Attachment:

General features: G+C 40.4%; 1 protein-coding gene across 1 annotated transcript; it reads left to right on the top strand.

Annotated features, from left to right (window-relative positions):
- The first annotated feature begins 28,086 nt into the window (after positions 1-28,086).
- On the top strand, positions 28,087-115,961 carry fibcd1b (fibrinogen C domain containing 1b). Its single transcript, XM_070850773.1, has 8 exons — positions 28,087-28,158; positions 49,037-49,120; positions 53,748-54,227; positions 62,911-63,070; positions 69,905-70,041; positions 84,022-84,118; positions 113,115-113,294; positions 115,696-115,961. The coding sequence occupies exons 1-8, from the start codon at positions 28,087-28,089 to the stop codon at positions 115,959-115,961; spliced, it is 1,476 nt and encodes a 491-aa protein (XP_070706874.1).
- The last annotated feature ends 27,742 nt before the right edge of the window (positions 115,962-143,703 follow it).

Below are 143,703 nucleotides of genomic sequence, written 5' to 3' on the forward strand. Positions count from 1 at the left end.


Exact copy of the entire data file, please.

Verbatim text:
General features: G+C 40.4%; 1 protein-coding gene across 1 annotated transcript; it reads left to right on the top strand.

Annotated features, from left to right (window-relative positions):
- The first annotated feature begins 28,086 nt into the window (after positions 1-28,086).
- On the top strand, positions 28,087-115,961 carry fibcd1b (fibrinogen C domain containing 1b). Its single transcript, XM_070850773.1, has 8 exons — positions 28,087-28,158; positions 49,037-49,120; positions 53,748-54,227; positions 62,911-63,070; positions 69,905-70,041; positions 84,022-84,118; positions 113,115-113,294; positions 115,696-115,961. The coding sequence occupies exons 1-8, from the start codon at positions 28,087-28,089 to the stop codon at positions 115,959-115,961; spliced, it is 1,476 nt and encodes a 491-aa protein (XP_070706874.1).
- The last annotated feature ends 27,742 nt before the right edge of the window (positions 115,962-143,703 follow it).

Below are 143,703 nucleotides of genomic sequence, written 5' to 3' on the forward strand. Positions count from 1 at the left end.